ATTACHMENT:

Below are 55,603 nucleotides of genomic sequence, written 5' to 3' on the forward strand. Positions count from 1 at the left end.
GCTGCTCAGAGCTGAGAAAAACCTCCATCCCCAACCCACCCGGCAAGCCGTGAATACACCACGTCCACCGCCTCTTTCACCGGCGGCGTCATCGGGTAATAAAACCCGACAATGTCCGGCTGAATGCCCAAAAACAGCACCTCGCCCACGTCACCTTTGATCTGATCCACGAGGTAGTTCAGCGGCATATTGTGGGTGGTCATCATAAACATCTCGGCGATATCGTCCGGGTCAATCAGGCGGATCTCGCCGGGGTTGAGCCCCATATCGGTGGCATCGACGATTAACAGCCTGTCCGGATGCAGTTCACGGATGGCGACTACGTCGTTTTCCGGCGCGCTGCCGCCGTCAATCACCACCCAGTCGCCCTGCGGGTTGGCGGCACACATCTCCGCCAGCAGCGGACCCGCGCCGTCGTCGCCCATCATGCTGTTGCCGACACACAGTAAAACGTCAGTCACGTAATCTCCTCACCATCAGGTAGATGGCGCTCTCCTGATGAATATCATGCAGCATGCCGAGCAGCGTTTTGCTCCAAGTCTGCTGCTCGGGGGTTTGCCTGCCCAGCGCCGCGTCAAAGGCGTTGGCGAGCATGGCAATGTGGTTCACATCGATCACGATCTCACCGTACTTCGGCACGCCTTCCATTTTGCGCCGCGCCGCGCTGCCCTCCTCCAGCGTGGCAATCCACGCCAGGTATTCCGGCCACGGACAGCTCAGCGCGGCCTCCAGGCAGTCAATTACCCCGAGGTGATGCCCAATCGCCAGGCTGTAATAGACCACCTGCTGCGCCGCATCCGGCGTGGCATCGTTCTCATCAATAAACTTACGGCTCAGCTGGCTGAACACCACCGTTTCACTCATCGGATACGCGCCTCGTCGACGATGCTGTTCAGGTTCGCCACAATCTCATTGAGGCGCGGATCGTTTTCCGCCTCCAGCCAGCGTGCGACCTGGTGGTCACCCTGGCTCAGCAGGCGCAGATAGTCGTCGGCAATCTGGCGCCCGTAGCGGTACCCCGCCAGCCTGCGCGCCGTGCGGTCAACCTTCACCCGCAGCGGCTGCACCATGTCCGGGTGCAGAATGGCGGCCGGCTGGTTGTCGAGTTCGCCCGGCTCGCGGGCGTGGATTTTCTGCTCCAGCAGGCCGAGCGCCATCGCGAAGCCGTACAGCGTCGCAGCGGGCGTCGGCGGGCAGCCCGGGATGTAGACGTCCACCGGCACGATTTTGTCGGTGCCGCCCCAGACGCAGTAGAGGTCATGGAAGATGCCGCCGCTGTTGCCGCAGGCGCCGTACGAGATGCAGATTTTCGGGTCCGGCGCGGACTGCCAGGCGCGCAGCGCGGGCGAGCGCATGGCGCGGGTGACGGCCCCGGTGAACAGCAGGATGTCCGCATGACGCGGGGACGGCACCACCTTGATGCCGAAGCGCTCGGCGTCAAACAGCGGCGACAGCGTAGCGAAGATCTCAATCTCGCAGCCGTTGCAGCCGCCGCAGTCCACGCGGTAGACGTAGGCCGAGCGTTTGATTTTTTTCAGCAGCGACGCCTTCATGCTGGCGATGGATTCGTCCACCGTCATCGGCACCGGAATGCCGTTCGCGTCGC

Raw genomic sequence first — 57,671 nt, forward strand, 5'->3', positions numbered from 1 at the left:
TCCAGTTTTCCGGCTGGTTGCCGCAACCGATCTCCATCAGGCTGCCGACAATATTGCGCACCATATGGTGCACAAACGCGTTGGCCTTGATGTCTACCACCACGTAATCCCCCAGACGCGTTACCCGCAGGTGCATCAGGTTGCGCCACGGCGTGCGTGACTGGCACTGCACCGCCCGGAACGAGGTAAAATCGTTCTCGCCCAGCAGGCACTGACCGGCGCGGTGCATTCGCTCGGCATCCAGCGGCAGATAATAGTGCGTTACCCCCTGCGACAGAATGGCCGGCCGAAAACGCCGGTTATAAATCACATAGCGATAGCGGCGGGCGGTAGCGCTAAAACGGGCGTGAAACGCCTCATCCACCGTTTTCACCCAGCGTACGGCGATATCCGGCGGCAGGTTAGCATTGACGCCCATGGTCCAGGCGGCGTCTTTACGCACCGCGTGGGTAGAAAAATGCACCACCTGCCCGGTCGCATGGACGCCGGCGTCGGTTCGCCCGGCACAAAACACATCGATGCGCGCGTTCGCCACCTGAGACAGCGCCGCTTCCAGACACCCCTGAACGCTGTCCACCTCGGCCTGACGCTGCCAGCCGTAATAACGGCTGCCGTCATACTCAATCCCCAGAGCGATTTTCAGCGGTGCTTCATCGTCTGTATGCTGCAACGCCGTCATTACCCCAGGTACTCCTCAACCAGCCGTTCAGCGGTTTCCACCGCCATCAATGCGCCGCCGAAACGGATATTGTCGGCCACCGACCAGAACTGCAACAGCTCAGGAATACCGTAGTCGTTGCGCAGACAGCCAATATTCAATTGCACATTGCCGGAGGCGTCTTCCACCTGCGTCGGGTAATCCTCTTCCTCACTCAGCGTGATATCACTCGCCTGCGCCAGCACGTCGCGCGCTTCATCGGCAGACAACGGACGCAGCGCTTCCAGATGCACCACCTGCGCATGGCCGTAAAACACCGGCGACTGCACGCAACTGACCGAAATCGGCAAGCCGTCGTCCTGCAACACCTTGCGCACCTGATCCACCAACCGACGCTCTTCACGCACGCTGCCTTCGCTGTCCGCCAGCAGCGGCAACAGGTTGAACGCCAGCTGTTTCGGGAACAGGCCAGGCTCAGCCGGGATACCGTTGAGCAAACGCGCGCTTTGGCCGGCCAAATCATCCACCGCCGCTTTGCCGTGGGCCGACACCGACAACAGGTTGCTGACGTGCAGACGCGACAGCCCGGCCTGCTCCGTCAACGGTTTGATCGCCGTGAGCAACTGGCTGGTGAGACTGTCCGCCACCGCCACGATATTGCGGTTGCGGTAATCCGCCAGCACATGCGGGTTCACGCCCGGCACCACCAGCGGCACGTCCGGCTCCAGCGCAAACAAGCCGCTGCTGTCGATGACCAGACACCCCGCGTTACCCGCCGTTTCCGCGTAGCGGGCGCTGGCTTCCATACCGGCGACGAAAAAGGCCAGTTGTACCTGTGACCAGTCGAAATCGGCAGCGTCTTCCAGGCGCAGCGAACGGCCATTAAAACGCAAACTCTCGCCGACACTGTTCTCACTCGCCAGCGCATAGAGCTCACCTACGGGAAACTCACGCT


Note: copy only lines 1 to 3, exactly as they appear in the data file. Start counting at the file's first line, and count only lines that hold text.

Below are 55,603 nucleotides of genomic sequence, written 5' to 3' on the forward strand. Positions count from 1 at the left end.
GCTGCTCAGAGCTGAGAAAAACCTCCATCCCCAACCCACCCGGCAAGCCGTGAATACACCACGTCCACCGCCTCTTTCACCGGCGGCGTCATCGGGTAATAAAACCCGACAATGTCCGGCTGAATGCCCAAAAACAGCACCTCGCCCACGTCACCTTTGATCTGATCCACGAGGTAGTTCAGCGGCATATTGTGGGTGGTCATCATAAACATCTCGGCGATATCGTCCGGGTCAATCAGGCGGATCTCGCCGGGGTTGAGCCCCATATCGGTGGCATCGACGATTAACAGCCTGTCCGGATGCAGTTCACGGATGGCGACTACGTCGTTTTCCGGCGCGCTGCCGCCGTCAATCACCACCCAGTCGCCCTGCGGGTTGGCGGCACACATCTCCGCCAGCAGCGGACCCGCGCCGTCGTCGCCCATCATGCTGTTGCCGACACACAGTAAAACGTCAGTCACGTAATCTCCTCACCATCAGGTAGATGGCGCTCTCCTGATGAATATCATGCAGCATGCCGAGCAGCGTTTTGCTCCAAGTCTGCTGCTCGGGGGTTTGCCTGCCCAGCGCCGCGTCAAAGGCGTTGGCGAGCATGGCAATGTGGTTCACATCGATCACGATCTCACCGTACTTCGGCACGCCTTCCATTTTGCGCCGCGCCGCGCTGCCCTCCTCCAGCGTGGCAATCCACGCCAGGTATTCCGGCCACGGACAGCTCAGCGCGGCCTCCAGGCAGTCAATTACCCCGAGGTGATGCCCAATCGCCAGGCTGTAATAGACCACCTGCTGCGCCGCATCCGGCGTGGCATCGTTCTCATCAATAAACTTACGGCTCAGCTGGCTGAACACCACCGTTTCACTCATCGGATACGCGCCTCGTCGACGATGCTGTTCAGGTTCGCCACAATCTCATTGAGGCGCGGATCGTTTTCCGCCTCCAGCCAGCGTGCGACCTGGTGGTCACCCTGGCTCAGCAGGCGCAGATAGTCGTCGGCAATCTGGCGCCCGTAGCGGTACCCCGCCAGCCTGCGCGCCGTGCGGTCAACCTTCACCCGCAGCGGCTGCACCATGTCCGGGTGCAGAATGGCGGCCGGCTGGTTGTCGAGTTCGCCCGGCTCGCGGGCGTGGATTTTCTGCTCCAGCAGGCCGAGCGCCATCGCGAAGCCGTACAGCGTCGCAGCGGGCGTCGGCGGGCAGCCCGGGATGTAGACGTCCACCGGCACGATTTTGTCGGTGCCGCCCCAGACGCAGTAGAGGTCATGGAAGATGCCGCCGCTGTTGCCGCAGGCGCCGTACGAGATGCAGATTTTCGGGTCCGGCGCGGACTGCCAGGCGCGCAGCGCGGGCGAGCGCATGGCGCGGGTGACGGCCCCGGTGAACAGCAGGATGTCCGCATGACGCGGGGACGGCACCACCTTGATGCCGAAGCGCTCGGCGTCAAACAGCGGCGACAGCGTAGCGAAGATCTCAATCTCGCAGCCGTTGCAGCCGCCGCAGTCCACGCGGTAGACGTAGGCCGAGCGTTTGATTTTTTTCAGCAGCGACGCCTTCATGCTGGCGATGGATTCGTCCACCGTCATCGGCACCGGAATGCCGTTCGCGTCGC

Raw genomic sequence first — 57,671 nt, forward strand, 5'->3', positions numbered from 1 at the left: